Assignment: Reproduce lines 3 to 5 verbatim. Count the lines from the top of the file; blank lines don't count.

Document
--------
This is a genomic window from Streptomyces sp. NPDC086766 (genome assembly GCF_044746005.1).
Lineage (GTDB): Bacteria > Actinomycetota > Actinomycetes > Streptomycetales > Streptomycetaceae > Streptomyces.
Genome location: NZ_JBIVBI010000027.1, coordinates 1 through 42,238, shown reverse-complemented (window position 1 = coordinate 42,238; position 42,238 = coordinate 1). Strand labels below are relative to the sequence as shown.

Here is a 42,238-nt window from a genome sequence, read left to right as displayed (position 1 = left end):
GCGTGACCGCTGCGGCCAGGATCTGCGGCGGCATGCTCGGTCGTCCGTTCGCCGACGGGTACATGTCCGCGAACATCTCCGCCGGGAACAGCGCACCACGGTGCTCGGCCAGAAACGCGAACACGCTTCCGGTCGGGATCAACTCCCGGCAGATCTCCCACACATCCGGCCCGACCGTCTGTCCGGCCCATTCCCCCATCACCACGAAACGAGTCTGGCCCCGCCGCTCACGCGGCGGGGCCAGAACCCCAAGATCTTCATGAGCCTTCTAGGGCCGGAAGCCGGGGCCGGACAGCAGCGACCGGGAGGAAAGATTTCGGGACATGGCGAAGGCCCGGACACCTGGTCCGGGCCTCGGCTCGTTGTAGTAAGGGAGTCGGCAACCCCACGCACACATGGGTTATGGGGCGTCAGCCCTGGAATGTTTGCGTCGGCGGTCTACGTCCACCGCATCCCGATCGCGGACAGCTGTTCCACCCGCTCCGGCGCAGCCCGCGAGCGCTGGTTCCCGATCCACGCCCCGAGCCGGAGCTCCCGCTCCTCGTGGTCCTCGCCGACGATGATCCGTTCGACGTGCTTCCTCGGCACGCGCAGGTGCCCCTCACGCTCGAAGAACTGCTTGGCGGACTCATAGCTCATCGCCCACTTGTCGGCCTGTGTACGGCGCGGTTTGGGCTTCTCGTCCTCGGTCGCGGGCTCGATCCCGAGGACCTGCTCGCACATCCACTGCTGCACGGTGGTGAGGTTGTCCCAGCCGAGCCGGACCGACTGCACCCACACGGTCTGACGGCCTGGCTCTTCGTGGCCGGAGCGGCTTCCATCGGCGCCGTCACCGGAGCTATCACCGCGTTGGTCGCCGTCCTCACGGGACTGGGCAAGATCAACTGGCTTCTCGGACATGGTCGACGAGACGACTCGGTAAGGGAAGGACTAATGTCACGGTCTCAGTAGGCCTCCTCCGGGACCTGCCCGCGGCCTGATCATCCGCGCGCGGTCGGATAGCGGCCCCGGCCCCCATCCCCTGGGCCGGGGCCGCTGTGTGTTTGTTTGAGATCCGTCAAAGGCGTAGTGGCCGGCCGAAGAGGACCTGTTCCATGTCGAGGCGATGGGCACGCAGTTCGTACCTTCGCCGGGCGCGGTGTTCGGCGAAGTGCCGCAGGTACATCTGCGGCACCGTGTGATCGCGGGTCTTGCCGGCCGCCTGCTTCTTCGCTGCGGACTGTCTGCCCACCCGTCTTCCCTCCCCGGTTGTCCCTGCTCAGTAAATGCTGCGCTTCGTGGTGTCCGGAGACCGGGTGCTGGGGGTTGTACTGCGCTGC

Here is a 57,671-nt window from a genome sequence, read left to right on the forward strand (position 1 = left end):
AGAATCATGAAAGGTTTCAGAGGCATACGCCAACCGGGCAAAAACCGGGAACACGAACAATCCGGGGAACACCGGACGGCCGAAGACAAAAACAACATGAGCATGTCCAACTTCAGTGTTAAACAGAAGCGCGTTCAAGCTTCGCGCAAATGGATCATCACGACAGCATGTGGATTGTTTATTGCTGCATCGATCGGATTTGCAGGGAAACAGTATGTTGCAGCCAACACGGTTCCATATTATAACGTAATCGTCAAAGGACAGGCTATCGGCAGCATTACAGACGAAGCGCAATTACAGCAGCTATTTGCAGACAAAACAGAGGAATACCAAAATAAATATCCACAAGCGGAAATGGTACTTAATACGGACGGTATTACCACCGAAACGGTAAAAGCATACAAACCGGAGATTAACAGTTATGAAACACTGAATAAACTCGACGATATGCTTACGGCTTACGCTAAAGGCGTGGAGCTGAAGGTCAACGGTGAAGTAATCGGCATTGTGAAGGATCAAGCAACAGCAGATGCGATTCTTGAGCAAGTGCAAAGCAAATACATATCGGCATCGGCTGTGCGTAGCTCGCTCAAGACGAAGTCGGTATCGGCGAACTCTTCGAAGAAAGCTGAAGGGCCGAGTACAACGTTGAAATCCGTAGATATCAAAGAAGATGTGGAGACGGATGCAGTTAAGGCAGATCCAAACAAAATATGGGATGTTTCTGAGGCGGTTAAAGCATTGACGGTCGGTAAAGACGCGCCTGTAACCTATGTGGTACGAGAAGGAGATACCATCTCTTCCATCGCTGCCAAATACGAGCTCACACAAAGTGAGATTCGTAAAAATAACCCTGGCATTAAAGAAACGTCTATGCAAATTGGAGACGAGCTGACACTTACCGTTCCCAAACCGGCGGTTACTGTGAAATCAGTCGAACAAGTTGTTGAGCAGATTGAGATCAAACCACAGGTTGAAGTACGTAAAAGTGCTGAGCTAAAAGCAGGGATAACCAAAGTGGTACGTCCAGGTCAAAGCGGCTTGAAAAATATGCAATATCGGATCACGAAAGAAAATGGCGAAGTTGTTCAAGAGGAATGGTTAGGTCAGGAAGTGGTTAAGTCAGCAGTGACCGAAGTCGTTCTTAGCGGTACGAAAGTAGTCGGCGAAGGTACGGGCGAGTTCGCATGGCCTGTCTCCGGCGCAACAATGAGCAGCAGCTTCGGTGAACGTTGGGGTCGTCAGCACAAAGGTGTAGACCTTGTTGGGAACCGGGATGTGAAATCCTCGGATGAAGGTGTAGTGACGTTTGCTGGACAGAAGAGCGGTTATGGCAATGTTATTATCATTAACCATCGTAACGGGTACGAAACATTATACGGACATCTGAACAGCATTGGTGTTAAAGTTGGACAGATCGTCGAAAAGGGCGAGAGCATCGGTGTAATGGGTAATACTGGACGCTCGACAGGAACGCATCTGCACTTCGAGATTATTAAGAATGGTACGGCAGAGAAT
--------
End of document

Genome location: NZ_JBIVBI010000027.1, coordinates 1 through 42,238, shown reverse-complemented (window position 1 = coordinate 42,238; position 42,238 = coordinate 1). Strand labels below are relative to the sequence as shown.

Here is a 42,238-nt window from a genome sequence, read left to right as displayed (position 1 = left end):
GCGTGACCGCTGCGGCCAGGATCTGCGGCGGCATGCTCGGTCGTCCGTTCGCCGACGGGTACATGTCCGCGAACATCTCCGCCGGGAACAGCGCACCACGGTGCTCGGCCAGAAACGCGAACACGCTTCCGGTCGGGATCAACTCCCGGCAGATCTCCCACACATCCGGCCCGACCGTCTGTCCGGCCCATTCCCCCATCACCACGAAACGAGTCTGGCCCCGCCGCTCACGCGGCGGGGCCAGAACCCCAAGATCTTCATGAGCCTTCTAGGGCCGGAAGCCGGGGCCGGACAGCAGCGACCGGGAGGAAAGATTTCGGGACATGGCGAAGGCCCGGACACCTGGTCCGGGCCTCGGCTCGTTGTAGTAAGGGAGTCGGCAACCCCACGCACACATGGGTTATGGGGCGTCAGCCCTGGAATGTTTGCGTCGGCGGTCTACGTCCACCGCATCCCGATCGCGGACAGCTGTTCCACCCGCTCCGGCGCAGCCCGCGAGCGCTGGTTCCCGATCCACGCCCCGAGCCGGAGCTCCCGCTCCTCGTGGTCCTCGCCGACGATGATCCGTTCGACGTGCTTCCTCGGCACGCGCAGGTGCCCCTCACGCTCGAAGAACTGCTTGGCGGACTCATAGCTCATCGCCCACTTGTCGGCCTGTGTACGGCGCGGTTTGGGCTTCTCGTCCTCGGTCGCGGGCTCGATCCCGAGGACCTGCTCGCACATCCACTGCTGCACGGTGGTGAGGTTGTCCCAGCCGAGCCGGACCGACTGCACCCACACGGTCTGACGGCCTGGCTCTTCGTGGCCGGAGCGGCTTCCATCGGCGCCGTCACCGGAGCTATCACCGCGTTGGTCGCCGTCCTCACGGGACTGGGCAAGATCAACTGGCTTCTCGGACATGGTCGACGAGACGACTCGGTAAGGGAAGGACTAATGTCACGGTCTCAGTAGGCCTCCTCCGGGACCTGCCCGCGGCCTGATCATCCGCGCGCGGTCGGATAGCGGCCCCGGCCCCCATCCCCTGGGCCGGGGCCGCTGTGTGTTTGTTTGAGATCCGTCAAAGGCGTAGTGGCCGGCCGAAGAGGACCTGTTCCATGTCGAGGCGATGGGCACGCAGTTCGTACCTTCGCCGGGCGCGGTGTTCGGCGAAGTGCCGCAGGTACATCTGCGGCACCGTGTGATCGCGGGTCTTGCCGGCCGCCTGCTTCTTCGCTGCGGACTGTCTGCCCACCCGTCTTCCCTCCCCGGTTGTCCCTGCTCAGTAAATGCTGCGCTTCGTGGTGTCCGGAGACCGGGTGCTGGGGGTTGTACTGCGCTGC